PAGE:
Long Eighteenth Century
The Clark’s central collection comprises books and manuscripts produced in England and France between 1650 and 1830. Particularly strong in John Dryden, Restoration drama, and early modern poetry, the collection contains many of the rarest printed books produced in the early modern period, including nearly a thousand titles surviving in unique copies. While focused primarily on British literature and history, this collection also has strong holdings in philosophy, music, history of science, and theology. The bound manuscript collection is rich in verse miscellanies, culinary and medicinal recipe books, early music, accounts and memoranda, sermon and lecture notes, writing manuals, legal manuscripts, genealogical works, educational texts, and more. The English manuscripts from this collection are currently being digitized through a grant from the Council on Library and Information Resources (CLIR). William Andrews Clark Jr. and his successors have actively collected in French materials from this period as well, especially French translations of English authors. The collection also includes books owned and annotated by William Hogarth, Alexander Pope, Jonathan Swift, Hannah More, John Dennis, and William Congreve.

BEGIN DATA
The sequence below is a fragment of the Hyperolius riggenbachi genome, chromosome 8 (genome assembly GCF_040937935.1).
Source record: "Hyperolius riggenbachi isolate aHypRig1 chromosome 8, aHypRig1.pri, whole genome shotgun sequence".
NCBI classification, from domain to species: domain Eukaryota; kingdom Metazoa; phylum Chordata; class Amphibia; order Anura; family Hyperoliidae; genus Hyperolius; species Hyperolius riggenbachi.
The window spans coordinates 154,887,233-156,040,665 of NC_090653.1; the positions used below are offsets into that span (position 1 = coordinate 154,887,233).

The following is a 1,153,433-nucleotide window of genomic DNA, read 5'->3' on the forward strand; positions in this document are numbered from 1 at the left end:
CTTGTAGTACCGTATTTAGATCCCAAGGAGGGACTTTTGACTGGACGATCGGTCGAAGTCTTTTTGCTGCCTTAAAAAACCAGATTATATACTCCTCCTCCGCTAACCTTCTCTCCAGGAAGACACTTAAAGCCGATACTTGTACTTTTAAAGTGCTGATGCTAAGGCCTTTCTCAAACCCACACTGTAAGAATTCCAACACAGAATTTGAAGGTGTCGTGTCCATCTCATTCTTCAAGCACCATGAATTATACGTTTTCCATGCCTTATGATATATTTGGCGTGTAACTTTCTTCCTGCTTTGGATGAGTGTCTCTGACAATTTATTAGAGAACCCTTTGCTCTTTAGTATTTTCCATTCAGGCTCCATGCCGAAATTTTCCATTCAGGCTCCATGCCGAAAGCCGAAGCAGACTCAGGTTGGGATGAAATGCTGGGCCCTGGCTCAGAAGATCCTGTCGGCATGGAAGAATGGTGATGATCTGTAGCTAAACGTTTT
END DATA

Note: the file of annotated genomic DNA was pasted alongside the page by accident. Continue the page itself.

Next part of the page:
- promptbook of John Dryden’s play An Evening’s Love: or, the Mock-Astrologer (1691), marked up for performance in a contemporary hand
- copy of Sir Richard Blackmore’s epic poem Prince Arthur (1695), polemically annotated by the literary critic John Dennis (1658–1734)
- collection of copiously annotated and/or “hybrid” books owned by the French bibliophile François-Louis Jamet (1710–1778)